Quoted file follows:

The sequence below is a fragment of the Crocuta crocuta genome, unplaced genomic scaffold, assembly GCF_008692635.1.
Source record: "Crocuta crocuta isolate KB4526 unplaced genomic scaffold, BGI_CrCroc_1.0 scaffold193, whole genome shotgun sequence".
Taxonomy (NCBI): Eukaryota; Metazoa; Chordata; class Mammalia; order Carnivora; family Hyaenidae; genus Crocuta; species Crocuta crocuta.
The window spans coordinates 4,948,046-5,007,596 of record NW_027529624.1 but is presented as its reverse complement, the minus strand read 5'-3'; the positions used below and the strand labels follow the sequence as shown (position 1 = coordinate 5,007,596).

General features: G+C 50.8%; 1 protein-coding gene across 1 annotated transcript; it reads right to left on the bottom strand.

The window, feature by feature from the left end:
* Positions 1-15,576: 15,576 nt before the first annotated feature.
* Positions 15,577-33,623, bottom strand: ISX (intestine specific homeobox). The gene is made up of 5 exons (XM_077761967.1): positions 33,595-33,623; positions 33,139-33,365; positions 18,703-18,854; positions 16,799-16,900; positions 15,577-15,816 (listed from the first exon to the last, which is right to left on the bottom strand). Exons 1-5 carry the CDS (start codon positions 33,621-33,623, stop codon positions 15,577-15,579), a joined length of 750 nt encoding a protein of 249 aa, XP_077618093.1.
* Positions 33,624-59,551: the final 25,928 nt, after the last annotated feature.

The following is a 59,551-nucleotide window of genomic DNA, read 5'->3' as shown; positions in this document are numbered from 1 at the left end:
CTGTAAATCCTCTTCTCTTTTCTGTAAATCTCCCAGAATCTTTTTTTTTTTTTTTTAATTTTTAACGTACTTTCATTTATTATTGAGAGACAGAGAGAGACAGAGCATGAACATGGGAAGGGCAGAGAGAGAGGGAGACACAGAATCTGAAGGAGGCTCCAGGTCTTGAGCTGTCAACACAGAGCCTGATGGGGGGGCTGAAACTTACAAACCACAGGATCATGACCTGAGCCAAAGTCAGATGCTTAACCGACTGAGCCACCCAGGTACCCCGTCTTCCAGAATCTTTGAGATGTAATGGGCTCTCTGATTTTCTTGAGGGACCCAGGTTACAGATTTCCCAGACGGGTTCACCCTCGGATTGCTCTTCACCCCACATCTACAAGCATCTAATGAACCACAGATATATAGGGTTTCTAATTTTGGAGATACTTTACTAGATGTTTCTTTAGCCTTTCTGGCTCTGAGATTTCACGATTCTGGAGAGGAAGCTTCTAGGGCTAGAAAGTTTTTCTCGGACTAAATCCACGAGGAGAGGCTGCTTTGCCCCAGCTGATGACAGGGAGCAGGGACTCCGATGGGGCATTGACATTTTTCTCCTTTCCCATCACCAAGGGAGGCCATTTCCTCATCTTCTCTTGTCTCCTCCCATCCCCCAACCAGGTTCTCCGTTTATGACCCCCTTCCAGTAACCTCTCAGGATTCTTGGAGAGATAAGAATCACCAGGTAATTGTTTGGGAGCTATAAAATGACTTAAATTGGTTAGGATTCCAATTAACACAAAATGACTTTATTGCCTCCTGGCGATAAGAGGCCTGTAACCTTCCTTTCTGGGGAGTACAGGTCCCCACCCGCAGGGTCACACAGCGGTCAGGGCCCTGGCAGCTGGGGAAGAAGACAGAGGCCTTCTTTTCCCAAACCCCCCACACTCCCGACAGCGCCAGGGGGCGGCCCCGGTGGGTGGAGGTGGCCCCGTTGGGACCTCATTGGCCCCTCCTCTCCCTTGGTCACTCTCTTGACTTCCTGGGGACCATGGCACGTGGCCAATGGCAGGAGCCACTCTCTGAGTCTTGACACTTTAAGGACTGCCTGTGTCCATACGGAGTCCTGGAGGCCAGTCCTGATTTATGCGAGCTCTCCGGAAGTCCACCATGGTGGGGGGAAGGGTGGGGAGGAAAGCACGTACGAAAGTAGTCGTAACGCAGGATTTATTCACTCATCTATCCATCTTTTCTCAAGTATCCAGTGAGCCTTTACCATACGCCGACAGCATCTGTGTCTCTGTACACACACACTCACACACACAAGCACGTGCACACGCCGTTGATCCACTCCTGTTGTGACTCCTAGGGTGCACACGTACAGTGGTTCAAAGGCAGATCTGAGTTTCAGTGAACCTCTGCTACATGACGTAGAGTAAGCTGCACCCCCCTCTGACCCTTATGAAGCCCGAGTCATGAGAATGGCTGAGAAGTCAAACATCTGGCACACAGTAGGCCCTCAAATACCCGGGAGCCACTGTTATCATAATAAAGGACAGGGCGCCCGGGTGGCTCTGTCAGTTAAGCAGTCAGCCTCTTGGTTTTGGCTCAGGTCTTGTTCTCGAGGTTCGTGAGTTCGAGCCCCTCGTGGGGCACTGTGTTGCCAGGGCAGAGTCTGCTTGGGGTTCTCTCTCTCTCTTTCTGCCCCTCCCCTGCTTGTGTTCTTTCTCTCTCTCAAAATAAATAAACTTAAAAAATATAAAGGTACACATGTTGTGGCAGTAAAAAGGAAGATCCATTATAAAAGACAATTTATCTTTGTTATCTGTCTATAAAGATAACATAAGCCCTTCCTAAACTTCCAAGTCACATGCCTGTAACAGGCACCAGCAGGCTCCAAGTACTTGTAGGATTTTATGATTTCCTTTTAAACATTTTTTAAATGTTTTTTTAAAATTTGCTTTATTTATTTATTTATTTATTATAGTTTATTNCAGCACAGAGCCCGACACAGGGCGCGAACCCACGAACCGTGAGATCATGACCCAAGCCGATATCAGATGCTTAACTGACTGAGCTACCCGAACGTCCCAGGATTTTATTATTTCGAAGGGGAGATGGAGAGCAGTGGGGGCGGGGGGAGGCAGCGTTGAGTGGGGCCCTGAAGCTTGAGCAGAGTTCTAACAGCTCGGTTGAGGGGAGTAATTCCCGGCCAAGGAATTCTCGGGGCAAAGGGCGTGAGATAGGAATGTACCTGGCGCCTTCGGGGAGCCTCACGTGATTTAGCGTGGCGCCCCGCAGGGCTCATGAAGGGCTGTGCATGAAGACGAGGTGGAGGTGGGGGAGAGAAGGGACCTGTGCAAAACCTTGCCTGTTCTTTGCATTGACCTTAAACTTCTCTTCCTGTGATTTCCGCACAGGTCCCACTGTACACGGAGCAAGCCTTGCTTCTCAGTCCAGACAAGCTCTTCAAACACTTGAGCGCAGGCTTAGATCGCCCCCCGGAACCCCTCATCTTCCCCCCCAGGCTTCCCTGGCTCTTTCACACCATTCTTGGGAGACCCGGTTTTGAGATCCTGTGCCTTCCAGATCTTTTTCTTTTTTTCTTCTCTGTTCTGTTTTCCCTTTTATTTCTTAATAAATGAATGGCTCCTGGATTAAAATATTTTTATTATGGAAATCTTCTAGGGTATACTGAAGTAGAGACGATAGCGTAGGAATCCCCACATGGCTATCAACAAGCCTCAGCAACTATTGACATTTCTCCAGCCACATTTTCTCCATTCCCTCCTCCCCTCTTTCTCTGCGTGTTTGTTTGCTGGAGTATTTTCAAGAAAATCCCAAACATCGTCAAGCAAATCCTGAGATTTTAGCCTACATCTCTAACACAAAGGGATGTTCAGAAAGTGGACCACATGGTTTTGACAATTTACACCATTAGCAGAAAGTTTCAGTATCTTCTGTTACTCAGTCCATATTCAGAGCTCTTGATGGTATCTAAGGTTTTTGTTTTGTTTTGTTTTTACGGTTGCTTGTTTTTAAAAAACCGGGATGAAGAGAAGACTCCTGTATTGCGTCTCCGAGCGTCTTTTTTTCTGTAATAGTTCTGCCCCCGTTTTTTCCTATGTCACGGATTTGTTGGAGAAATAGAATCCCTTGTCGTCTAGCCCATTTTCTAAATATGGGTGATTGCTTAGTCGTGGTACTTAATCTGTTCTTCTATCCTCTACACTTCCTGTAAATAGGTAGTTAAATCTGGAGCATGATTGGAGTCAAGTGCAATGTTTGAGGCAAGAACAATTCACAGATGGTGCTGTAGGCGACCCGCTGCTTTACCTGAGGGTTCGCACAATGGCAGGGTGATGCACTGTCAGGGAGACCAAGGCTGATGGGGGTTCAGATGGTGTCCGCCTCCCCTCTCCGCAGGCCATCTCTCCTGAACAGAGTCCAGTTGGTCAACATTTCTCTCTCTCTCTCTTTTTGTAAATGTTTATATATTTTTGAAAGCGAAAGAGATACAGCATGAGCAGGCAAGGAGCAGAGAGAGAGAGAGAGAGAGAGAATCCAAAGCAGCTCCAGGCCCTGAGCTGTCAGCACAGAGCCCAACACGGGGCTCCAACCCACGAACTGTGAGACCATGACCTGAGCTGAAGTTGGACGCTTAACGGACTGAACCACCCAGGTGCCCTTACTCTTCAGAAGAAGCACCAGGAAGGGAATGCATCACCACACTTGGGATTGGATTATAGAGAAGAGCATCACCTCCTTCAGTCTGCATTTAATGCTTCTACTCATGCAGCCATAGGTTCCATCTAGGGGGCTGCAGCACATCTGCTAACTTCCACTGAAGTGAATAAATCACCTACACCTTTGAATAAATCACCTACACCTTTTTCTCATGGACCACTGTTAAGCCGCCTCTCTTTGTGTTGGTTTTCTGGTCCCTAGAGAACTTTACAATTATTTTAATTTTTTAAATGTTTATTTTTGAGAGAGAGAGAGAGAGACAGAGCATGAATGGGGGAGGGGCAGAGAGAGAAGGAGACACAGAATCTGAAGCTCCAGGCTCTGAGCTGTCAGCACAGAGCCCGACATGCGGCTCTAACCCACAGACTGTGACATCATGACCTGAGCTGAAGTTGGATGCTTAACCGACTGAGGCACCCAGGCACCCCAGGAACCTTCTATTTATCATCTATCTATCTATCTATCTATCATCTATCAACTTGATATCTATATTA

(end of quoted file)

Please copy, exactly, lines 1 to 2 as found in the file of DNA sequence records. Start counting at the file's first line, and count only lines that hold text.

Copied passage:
The sequence below is a fragment of the Crocuta crocuta genome, unplaced genomic scaffold, assembly GCF_008692635.1.
Source record: "Crocuta crocuta isolate KB4526 unplaced genomic scaffold, BGI_CrCroc_1.0 scaffold193, whole genome shotgun sequence".